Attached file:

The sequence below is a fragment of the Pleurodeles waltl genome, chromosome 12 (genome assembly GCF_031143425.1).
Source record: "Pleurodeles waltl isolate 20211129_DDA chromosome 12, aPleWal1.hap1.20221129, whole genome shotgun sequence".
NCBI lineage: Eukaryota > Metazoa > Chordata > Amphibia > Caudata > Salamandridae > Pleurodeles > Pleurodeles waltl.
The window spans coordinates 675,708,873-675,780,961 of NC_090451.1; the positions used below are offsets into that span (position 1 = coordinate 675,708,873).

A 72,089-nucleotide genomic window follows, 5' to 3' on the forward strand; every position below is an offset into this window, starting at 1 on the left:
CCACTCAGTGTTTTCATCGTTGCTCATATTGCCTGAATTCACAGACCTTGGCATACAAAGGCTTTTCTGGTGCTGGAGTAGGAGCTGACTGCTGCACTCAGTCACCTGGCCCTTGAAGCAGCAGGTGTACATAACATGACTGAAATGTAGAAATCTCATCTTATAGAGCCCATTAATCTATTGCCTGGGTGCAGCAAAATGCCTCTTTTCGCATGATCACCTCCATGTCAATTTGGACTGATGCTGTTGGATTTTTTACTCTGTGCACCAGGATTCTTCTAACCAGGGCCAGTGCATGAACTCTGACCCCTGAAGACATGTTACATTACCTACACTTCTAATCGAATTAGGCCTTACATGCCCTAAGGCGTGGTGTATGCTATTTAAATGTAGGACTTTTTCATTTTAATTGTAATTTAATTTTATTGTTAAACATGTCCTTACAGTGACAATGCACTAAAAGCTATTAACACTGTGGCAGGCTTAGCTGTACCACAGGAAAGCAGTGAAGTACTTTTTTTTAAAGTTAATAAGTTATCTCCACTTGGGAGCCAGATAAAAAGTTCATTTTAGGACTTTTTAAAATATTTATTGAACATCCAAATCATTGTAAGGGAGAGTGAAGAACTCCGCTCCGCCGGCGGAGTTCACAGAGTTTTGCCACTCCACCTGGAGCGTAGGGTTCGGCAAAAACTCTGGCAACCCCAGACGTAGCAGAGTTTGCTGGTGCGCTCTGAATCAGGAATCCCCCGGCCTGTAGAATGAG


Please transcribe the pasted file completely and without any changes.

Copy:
The sequence below is a fragment of the Pleurodeles waltl genome, chromosome 12 (genome assembly GCF_031143425.1).
Source record: "Pleurodeles waltl isolate 20211129_DDA chromosome 12, aPleWal1.hap1.20221129, whole genome shotgun sequence".
NCBI lineage: Eukaryota > Metazoa > Chordata > Amphibia > Caudata > Salamandridae > Pleurodeles > Pleurodeles waltl.
The window spans coordinates 675,708,873-675,780,961 of NC_090451.1; the positions used below are offsets into that span (position 1 = coordinate 675,708,873).

A 72,089-nucleotide genomic window follows, 5' to 3' on the forward strand; every position below is an offset into this window, starting at 1 on the left:
CCACTCAGTGTTTTCATCGTTGCTCATATTGCCTGAATTCACAGACCTTGGCATACAAAGGCTTTTCTGGTGCTGGAGTAGGAGCTGACTGCTGCACTCAGTCACCTGGCCCTTGAAGCAGCAGGTGTACATAACATGACTGAAATGTAGAAATCTCATCTTATAGAGCCCATTAATCTATTGCCTGGGTGCAGCAAAATGCCTCTTTTCGCATGATCACCTCCATGTCAATTTGGACTGATGCTGTTGGATTTTTTACTCTGTGCACCAGGATTCTTCTAACCAGGGCCAGTGCATGAACTCTGACCCCTGAAGACATGTTACATTACCTACACTTCTAATCGAATTAGGCCTTACATGCCCTAAGGCGTGGTGTATGCTATTTAAATGTAGGACTTTTTCATTTTAATTGTAATTTAATTTTATTGTTAAACATGTCCTTACAGTGACAATGCACTAAAAGCTATTAACACTGTGGCAGGCTTAGCTGTACCACAGGAAAGCAGTGAAGTACTTTTTTTTAAAGTTAATAAGTTATCTCCACTTGGGAGCCAGATAAAAAGTTCATTTTAGGACTTTTTAAAATATTTATTGAACATCCAAATCATTGTAAGGGAGAGTGAAGAACTCCGCTCCGCCGGCGGAGTTCACAGAGTTTTGCCACTCCACCTGGAGCGTAGGGTTCGGCAAAAACTCTGGCAACCCCAGACGTAGCAGAGTTTGCTGGTGCGCTCTGAATCAGGAATCCCCCGGCCTGTAGAATGAG